Why Narendra Modi praised Pranab Mukherjee in Kolkata

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Narendra Modi
BJP's prime ministerial candidate Narendra Modi changed his strategy while addressing a rally in Kolkata on Wednesday. While on one hand, he took a cautious approach towards West Bengal Chief Minister and Trinamool Congress chief Mamata Banerjee, on the other hand, he did not launch his routine attack on the Congress-led government at the Centre as he has been found doing at other venues. He instead took on the Congress party itself and spoke on how the dynasty 'deprived' one of the top leaders of the party Pranab Mukherjee from becoming the prime minister of India.

Why Modi backed Pranab Mukherjee?

But why did Modi choose the Pranab issue and not the regular ones like corruption and scams, Rahul Gandhi's remarks, Pakistani and Chinese intrusion across the borders, etc. etc.?

Anti-UPA speech wouldn't have Modi anything special for Mamata is already there

To start with, Modi knew that speaking on these routine issues against the UPA will not make him anything special in West Bengal for its chief minister Mamata Banerjee has already occupied that space. Banerjee is one of those few leaders who have been against the Congress throughout and even Modi acknowledged this fact while addressing a rally in Uttar Pradesh a few months ago. There is thus limited opportunity to reach out to an average Bengali by speaking against the UPA. Modi hence had to change his gameplan.

Sentiment of feeling betrayed

Pranab Mukherjee was the best person to have helped Modi at such a juncture. The Bengalis have a tradition of feeling deprived by the Centre and particularly by the Congress party. The failure of Netaji Subhash Chandra Bose at the national level has always been a pain for the Bengalis. The state even lost out in 1996 when veteran communist leader Jyoti Basu closely missed an opportunity closely. Modi found a great opportunity to cash in on an this Bengali sentiment by recalling Mukherjee's lost chances of becoming the PM in 1984 and 2004. The plan intended to ignite the Bengali sub-nationalist feeling and also fuel anti-Congress mood further.

Mukherjee's across-the-board acceptability

Modi, however, hasn't made such a reference about Mukherjee for the first time on Wednesday. Last year in March, Modi had remarked that Mukherjee would have made a better prime minister than Manmohan Singh. The president played it safe when asked for a reaction on this, saying "You have your own assessment."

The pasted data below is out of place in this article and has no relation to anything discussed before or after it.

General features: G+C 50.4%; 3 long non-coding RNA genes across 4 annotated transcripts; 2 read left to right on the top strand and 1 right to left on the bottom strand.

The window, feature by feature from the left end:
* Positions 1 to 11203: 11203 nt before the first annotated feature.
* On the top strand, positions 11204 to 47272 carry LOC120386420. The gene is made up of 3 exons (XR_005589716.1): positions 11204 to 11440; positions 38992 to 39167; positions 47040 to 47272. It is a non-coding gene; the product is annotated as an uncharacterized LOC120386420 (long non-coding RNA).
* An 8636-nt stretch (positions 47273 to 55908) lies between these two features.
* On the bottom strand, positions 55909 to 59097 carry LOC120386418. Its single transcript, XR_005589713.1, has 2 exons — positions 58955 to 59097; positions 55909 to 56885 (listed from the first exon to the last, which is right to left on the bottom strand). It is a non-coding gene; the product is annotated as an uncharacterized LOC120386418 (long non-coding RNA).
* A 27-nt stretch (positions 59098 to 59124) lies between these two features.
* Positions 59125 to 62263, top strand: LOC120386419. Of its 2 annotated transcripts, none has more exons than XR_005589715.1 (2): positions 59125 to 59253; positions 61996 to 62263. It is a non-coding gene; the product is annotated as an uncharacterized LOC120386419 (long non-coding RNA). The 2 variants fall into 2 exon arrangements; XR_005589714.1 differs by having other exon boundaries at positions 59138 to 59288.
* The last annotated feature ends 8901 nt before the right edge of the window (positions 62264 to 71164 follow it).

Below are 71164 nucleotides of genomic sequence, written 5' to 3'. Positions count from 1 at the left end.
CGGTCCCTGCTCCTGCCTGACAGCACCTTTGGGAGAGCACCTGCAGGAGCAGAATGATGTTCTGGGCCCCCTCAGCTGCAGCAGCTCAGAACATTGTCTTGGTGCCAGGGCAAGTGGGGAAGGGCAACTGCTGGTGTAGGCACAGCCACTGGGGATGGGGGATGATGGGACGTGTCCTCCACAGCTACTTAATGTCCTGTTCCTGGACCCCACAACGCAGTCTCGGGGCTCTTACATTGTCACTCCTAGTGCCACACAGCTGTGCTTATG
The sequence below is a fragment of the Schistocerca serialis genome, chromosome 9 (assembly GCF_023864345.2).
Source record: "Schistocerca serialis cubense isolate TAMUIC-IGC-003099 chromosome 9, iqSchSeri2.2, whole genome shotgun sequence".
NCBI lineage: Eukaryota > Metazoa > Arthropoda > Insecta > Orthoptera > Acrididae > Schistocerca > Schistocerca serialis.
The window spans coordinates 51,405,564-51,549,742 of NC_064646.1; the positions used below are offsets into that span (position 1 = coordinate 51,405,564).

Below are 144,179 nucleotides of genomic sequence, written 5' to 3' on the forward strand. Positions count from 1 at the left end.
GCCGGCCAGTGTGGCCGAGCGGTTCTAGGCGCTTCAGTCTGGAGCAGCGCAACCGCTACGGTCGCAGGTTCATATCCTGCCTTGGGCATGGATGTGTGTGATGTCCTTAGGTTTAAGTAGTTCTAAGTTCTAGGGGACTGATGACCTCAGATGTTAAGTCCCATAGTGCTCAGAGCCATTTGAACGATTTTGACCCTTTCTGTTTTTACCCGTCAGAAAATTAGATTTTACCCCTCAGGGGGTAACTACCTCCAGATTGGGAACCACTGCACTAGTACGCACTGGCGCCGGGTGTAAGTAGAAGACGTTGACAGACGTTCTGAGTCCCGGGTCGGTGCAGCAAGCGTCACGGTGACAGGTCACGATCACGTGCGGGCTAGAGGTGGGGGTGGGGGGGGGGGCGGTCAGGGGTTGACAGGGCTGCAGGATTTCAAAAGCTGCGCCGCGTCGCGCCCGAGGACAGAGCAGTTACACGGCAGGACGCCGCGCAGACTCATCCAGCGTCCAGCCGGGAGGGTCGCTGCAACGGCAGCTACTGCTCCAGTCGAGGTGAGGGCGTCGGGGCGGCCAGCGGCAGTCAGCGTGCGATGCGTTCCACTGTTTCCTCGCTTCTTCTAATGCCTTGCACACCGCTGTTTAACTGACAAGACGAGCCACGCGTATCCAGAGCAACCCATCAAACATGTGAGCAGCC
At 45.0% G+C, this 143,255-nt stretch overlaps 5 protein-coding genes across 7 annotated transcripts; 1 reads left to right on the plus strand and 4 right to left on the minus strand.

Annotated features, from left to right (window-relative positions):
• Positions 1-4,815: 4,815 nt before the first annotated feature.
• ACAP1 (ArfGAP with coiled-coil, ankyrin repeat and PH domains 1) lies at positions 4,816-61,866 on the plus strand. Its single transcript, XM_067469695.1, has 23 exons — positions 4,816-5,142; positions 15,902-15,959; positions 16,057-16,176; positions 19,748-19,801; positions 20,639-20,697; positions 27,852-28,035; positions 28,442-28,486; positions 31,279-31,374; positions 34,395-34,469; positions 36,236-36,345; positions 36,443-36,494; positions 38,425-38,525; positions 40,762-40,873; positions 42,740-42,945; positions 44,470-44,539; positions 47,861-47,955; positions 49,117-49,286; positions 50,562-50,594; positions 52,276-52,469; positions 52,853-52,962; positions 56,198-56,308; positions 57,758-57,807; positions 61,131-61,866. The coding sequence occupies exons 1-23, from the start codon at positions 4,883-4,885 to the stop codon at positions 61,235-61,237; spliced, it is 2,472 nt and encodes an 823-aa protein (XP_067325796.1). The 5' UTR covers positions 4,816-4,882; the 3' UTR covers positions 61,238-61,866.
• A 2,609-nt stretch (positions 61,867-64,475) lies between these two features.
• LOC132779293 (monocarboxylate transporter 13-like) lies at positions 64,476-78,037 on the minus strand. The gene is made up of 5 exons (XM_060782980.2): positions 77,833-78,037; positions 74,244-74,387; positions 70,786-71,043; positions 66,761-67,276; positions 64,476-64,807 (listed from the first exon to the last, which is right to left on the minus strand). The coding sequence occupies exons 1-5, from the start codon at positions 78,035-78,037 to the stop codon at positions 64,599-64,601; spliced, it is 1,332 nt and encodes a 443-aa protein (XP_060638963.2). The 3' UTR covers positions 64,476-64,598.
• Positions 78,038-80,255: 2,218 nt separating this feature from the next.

An advantage with Mukherjee is that he is equally like by the opposition leaders, an asset that politicians from the old school had. So just like Sardar Vallabhbhai Patel, another towering leader from the Congress, Modi chose to project Mukherjee as another hero who was deprived by his own party. It is nothing but the continuation of the same project of causing further cracks in a centralised functioning of the Congress. It's only that Modi wisely connects personalities with the sentiments of their respective region of origin.

To ensure good relation with President in future

Through eulogising Mukherjee, Modi also ensured that the future course of relation between him (if he becomes the prime minister) and President Pranab Mukherjee remains a smooth one. Mukherjee has already proved himself as an assertive president, someone which any elected government would have to deal with caution and wisdom.

But will Mukherjee card serve the purpose?

There is, however, a concern. Will the Bengalis feel convinced about what Modi said on Mukherjee? First, Mukherjee has already exited from active politics and there is little possibility of course correction now. Whether Pranab should have become the prime minister or not is a topic best suited for open-ended debates today. Secondly, Mukherjee was never a mass leader during his days as a party politician. He could win general polls from his own state just twice (2004 and 2009) and largely remained a Delhi-based leader and a member of the Rajya Sabha.

Bengalis don't believe in the identity politics like Marathis or Gujaratis

Leaders like Mamata Banerjee and even junior railway minister Adhir Ranjan Choudhury are known to be more broad-based in West Bengal. So will Modi's appeal by raking up Mukherjee sentiment will work on the ground? And thirdly, the Bengalis are not known for loyalty towards personality-oriented identity politics, unlike the Marathis and Gujaratis. A cult like that of Shivaji or Vallabhbhai Patel won't work in West Bengal because of historical reasons. If the Bengalis can learn how to overcome the legacy of Jyoti Basu today, they won't be bothered much about Mukherjee not getting the premiership either.

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